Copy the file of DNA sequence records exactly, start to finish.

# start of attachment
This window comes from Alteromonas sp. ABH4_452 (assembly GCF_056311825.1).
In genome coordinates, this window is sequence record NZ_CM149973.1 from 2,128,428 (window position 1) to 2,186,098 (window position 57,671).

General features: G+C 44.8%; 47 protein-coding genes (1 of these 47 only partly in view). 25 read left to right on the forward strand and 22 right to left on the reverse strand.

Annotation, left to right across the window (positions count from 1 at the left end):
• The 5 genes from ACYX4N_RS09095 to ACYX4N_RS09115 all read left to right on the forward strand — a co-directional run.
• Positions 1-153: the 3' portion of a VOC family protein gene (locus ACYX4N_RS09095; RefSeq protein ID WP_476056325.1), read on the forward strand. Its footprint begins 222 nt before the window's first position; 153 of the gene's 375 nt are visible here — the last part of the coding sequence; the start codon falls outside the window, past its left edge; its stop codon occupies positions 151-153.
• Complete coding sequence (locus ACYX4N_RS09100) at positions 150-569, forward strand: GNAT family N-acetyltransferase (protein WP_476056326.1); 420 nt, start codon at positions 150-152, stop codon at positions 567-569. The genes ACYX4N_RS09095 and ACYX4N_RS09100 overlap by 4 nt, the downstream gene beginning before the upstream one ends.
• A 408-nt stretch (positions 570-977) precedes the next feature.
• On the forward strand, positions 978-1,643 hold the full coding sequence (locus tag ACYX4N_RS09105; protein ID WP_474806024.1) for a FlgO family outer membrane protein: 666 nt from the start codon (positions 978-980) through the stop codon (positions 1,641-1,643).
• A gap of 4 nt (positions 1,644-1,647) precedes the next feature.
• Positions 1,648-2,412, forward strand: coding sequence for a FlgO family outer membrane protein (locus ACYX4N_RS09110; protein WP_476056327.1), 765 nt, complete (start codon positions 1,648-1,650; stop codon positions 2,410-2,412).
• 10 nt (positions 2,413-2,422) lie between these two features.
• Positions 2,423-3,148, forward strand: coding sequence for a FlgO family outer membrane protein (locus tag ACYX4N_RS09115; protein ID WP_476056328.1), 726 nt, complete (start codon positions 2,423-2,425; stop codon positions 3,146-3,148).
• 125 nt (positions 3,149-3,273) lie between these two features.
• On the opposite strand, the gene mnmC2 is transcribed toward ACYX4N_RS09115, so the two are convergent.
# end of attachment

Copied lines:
This window comes from Alteromonas sp. ABH4_452 (assembly GCF_056311825.1).
In genome coordinates, this window is sequence record NZ_CM149973.1 from 2,128,428 (window position 1) to 2,186,098 (window position 57,671).

General features: G+C 44.8%; 47 protein-coding genes (1 of these 47 only partly in view). 25 read left to right on the forward strand and 22 right to left on the reverse strand.

Annotation, left to right across the window (positions count from 1 at the left end):
• The 5 genes from ACYX4N_RS09095 to ACYX4N_RS09115 all read left to right on the forward strand — a co-directional run.
• Positions 1-153: the 3' portion of a VOC family protein gene (locus ACYX4N_RS09095; RefSeq protein ID WP_476056325.1), read on the forward strand. Its footprint begins 222 nt before the window's first position; 153 of the gene's 375 nt are visible here — the last part of the coding sequence; the start codon falls outside the window, past its left edge; its stop codon occupies positions 151-153.
• Complete coding sequence (locus ACYX4N_RS09100) at positions 150-569, forward strand: GNAT family N-acetyltransferase (protein WP_476056326.1); 420 nt, start codon at positions 150-152, stop codon at positions 567-569. The genes ACYX4N_RS09095 and ACYX4N_RS09100 overlap by 4 nt, the downstream gene beginning before the upstream one ends.
• A 408-nt stretch (positions 570-977) precedes the next feature.
• On the forward strand, positions 978-1,643 hold the full coding sequence (locus tag ACYX4N_RS09105; protein ID WP_474806024.1) for a FlgO family outer membrane protein: 666 nt from the start codon (positions 978-980) through the stop codon (positions 1,641-1,643).
• A gap of 4 nt (positions 1,644-1,647) precedes the next feature.
• Positions 1,648-2,412, forward strand: coding sequence for a FlgO family outer membrane protein (locus ACYX4N_RS09110; protein WP_476056327.1), 765 nt, complete (start codon positions 1,648-1,650; stop codon positions 2,410-2,412).
• 10 nt (positions 2,413-2,422) lie between these two features.
• Positions 2,423-3,148, forward strand: coding sequence for a FlgO family outer membrane protein (locus tag ACYX4N_RS09115; protein ID WP_476056328.1), 726 nt, complete (start codon positions 2,423-2,425; stop codon positions 3,146-3,148).
• 125 nt (positions 3,149-3,273) lie between these two features.
• On the opposite strand, the gene mnmC2 is transcribed toward ACYX4N_RS09115, so the two are convergent.